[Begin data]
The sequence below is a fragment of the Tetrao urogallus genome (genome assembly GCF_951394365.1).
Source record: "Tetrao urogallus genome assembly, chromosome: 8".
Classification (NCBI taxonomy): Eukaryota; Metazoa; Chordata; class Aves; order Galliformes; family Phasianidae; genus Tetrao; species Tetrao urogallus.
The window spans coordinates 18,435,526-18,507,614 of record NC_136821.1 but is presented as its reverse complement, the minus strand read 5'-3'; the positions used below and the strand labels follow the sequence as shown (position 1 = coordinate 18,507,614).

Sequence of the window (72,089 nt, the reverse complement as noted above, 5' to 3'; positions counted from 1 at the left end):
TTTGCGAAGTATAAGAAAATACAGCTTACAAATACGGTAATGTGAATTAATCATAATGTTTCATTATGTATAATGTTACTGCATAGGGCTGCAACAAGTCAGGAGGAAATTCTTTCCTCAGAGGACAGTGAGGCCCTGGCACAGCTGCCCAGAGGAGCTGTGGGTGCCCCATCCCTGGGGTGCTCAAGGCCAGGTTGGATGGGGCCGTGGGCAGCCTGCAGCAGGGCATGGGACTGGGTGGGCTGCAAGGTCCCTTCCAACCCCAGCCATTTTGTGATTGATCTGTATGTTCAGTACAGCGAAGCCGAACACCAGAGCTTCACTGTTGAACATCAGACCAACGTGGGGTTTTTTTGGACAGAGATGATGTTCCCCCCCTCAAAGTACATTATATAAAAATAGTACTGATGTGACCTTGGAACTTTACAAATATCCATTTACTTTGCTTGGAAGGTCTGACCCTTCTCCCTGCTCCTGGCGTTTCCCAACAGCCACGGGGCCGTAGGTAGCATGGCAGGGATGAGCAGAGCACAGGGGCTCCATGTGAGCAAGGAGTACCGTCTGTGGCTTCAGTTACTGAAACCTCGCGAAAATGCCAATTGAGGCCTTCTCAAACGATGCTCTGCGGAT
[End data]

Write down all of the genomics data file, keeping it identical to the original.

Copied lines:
The sequence below is a fragment of the Tetrao urogallus genome (genome assembly GCF_951394365.1).
Source record: "Tetrao urogallus genome assembly, chromosome: 8".
Classification (NCBI taxonomy): Eukaryota; Metazoa; Chordata; class Aves; order Galliformes; family Phasianidae; genus Tetrao; species Tetrao urogallus.
The window spans coordinates 18,435,526-18,507,614 of record NC_136821.1 but is presented as its reverse complement, the minus strand read 5'-3'; the positions used below and the strand labels follow the sequence as shown (position 1 = coordinate 18,507,614).

Sequence of the window (72,089 nt, the reverse complement as noted above, 5' to 3'; positions counted from 1 at the left end):
TTTGCGAAGTATAAGAAAATACAGCTTACAAATACGGTAATGTGAATTAATCATAATGTTTCATTATGTATAATGTTACTGCATAGGGCTGCAACAAGTCAGGAGGAAATTCTTTCCTCAGAGGACAGTGAGGCCCTGGCACAGCTGCCCAGAGGAGCTGTGGGTGCCCCATCCCTGGGGTGCTCAAGGCCAGGTTGGATGGGGCCGTGGGCAGCCTGCAGCAGGGCATGGGACTGGGTGGGCTGCAAGGTCCCTTCCAACCCCAGCCATTTTGTGATTGATCTGTATGTTCAGTACAGCGAAGCCGAACACCAGAGCTTCACTGTTGAACATCAGACCAACGTGGGGTTTTTTTGGACAGAGATGATGTTCCCCCCCTCAAAGTACATTATATAAAAATAGTACTGATGTGACCTTGGAACTTTACAAATATCCATTTACTTTGCTTGGAAGGTCTGACCCTTCTCCCTGCTCCTGGCGTTTCCCAACAGCCACGGGGCCGTAGGTAGCATGGCAGGGATGAGCAGAGCACAGGGGCTCCATGTGAGCAAGGAGTACCGTCTGTGGCTTCAGTTACTGAAACCTCGCGAAAATGCCAATTGAGGCCTTCTCAAACGATGCTCTGCGGAT